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The Tribe

The Mashpee Wampanoag -- Our Story

Archeological evidence has determined the presence of our ancestors in Massachusetts for more than 12,000 years. While some believe Viking and other explorers may have arrived earlier the Wampanoag lived in this region in relative isolation from the other continents until the 17th century.

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Sustained by hunting, fishing and planting, our Wampanoag ancestors built homes made from cedar frames; reed mats; and bark coverings exhibiting a sophisticated knowledge of the impacts of the elements and insulating factors. They developed a matriarchal clan structure within inter-connected villages. Each village was led by a sachem (a male chief) or sonksqua (a female chief) informed by clan leaders who were more often women, with the chief then reporting to a supreme leader, massasoit. This was recognized as the "Longhouse" style governance. It was a form of governing so representative of all citizens it was identified as a model used by the Founding Fathers for the democracy that became the United States of America.

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During the 1600s our people experienced a period of European exploration and colonization that dramatically altered the course of our nation. Traders brought new technology including metal pots to outlast clay, tools and firearms potentially more efficient than stone or bow, and blankets and coats not made of hide but some carrying a hidden danger. In 1620 the Mayflower brought Pilgrims from England, an iconic group of colonists who occupied the Wampanoag village of Patuxet. The coastal Wampanoag village had been laid bare when its inhabitants were wiped out by a plague of European origin in 1616, commonly believed to have been transmitted to the people of Patuxet in the process of trading.

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Lacking immunity to European illness, our ancestors were ravaged by disease, wiping out many entire villages. Among other unwelcome impacts of early European encounters was the practice of kidnapping and enslavement of our men, and perhaps most ironic given that many colonists left Europe to worship freely, was the settler's determination to civilize our people by assimilation to Christianity.

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Prior to the plagues and colonization there were at least 69 thriving Wampanoag villages. Fifty years later only 23 of those villages remained and missionaries were making a concerted effort to convert our people in Mashpee to Christianity.

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Overall colonization and the Puritan's dogmatic crusade for religious conversion had devastating social and cultural consequences on our people. Language, culture and spirituality were discouraged in deference to Puritan morality and proprietorship of land. This philosophy of "manifest destiny" -- the belief that God removed indigenous people to make way for the Puritans -- led to the appropriation of our homelands, creating a climate of hostility ripe for conflict.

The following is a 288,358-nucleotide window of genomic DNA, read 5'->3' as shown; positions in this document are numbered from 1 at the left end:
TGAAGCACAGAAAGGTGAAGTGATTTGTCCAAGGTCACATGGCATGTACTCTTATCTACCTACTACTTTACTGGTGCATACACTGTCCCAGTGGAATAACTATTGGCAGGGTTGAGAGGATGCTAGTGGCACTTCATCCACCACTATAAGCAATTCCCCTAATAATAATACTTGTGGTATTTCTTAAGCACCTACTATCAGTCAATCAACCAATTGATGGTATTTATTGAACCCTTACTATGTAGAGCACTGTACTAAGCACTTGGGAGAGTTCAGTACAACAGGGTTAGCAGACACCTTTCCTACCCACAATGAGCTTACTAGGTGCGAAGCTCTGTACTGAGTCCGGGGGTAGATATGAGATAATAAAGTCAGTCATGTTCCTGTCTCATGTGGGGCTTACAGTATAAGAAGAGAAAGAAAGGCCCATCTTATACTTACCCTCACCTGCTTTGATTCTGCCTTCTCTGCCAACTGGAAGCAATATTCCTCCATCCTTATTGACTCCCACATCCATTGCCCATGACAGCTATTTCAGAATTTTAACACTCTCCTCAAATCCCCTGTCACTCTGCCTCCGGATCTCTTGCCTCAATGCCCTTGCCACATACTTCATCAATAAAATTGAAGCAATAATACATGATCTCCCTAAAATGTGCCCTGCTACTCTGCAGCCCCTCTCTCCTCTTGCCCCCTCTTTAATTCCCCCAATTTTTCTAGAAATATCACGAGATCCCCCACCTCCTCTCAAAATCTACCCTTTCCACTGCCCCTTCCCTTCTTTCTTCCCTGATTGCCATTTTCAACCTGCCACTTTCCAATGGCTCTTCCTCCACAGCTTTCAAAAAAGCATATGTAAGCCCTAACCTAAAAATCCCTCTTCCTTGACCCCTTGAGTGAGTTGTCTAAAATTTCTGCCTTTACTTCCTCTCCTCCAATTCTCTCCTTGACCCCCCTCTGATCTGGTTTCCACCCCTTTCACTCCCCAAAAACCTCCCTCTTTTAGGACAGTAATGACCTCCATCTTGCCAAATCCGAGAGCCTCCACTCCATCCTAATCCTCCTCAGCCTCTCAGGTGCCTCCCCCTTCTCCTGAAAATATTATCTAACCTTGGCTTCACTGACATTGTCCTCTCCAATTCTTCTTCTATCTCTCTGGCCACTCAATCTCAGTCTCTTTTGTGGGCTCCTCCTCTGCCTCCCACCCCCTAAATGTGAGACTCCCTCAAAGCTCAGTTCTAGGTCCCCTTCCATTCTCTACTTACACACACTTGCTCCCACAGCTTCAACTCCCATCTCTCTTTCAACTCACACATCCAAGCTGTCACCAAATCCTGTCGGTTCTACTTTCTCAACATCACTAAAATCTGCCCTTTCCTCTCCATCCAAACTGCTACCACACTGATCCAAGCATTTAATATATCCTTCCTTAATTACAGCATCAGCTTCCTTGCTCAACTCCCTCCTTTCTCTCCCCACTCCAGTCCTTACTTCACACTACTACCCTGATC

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In April of 1671 Metacomet was called to Cohannut, a village the English called Taunton, to engage in a treaty on behalf of his people with Governor Thomas Prence of Plymouth and Massachusetts Bay Colony. The two men signed a promise to lay down arms inside the Taunton meetinghouse. The treaty provided little relief for our people who continued to be dispossessed of land, oppressed and unfairly persecuted in English courts.

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In 1685 a stretch of territory from Cape Cod Bay to Vineyard Sound including land in present day Sandwich, Mashpee, Barnstable and Falmouth was deeded to the Wampanoag of the praying Indian plantation of Mashpee in perpetuity. But like the treaty signed at Taunton, the deed provided little long-term protection to our people.

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Over the objections of our people, Mashpee became a town in 1870 and the land divided into 60-acre parcels among each adult man and woman, most of whom were unable to read or write. Without knowledge or experience of land ownership, or literacy, land was easily contrived away from our people. Township stripped the tribe of the security of the original promise to hold our land "forever," but not of our pride and body politic.

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By 1900, the Wampanoag Nation was reduced to three governments: The Mashpee Wampanoag Tribe, The Wampanoag Tribe of Gay Head Aquinnah, and the Herring Pond Wampanoag Tribe. These communities remain inter-connected in tribal affairs including social and cultural events. In the 1920s our tribe established what is today the longest running public powwow east of the Mississippi.

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Today our tribe is one of two federally recognized tribes in the Commonwealth of Massachusetts. We are culturally, socially and politically as viable as ever, pursuing recovery of ancestral homelands, economic development initiatives, and providing human services to tribal members. The governing political body, the Tribal Council, is balanced by traditional leadership including the chief, medicine man and clan mothers. We share our rich culture and traditions during the annual Mashpee Wampanoag Powwow attended by thousands each summer.

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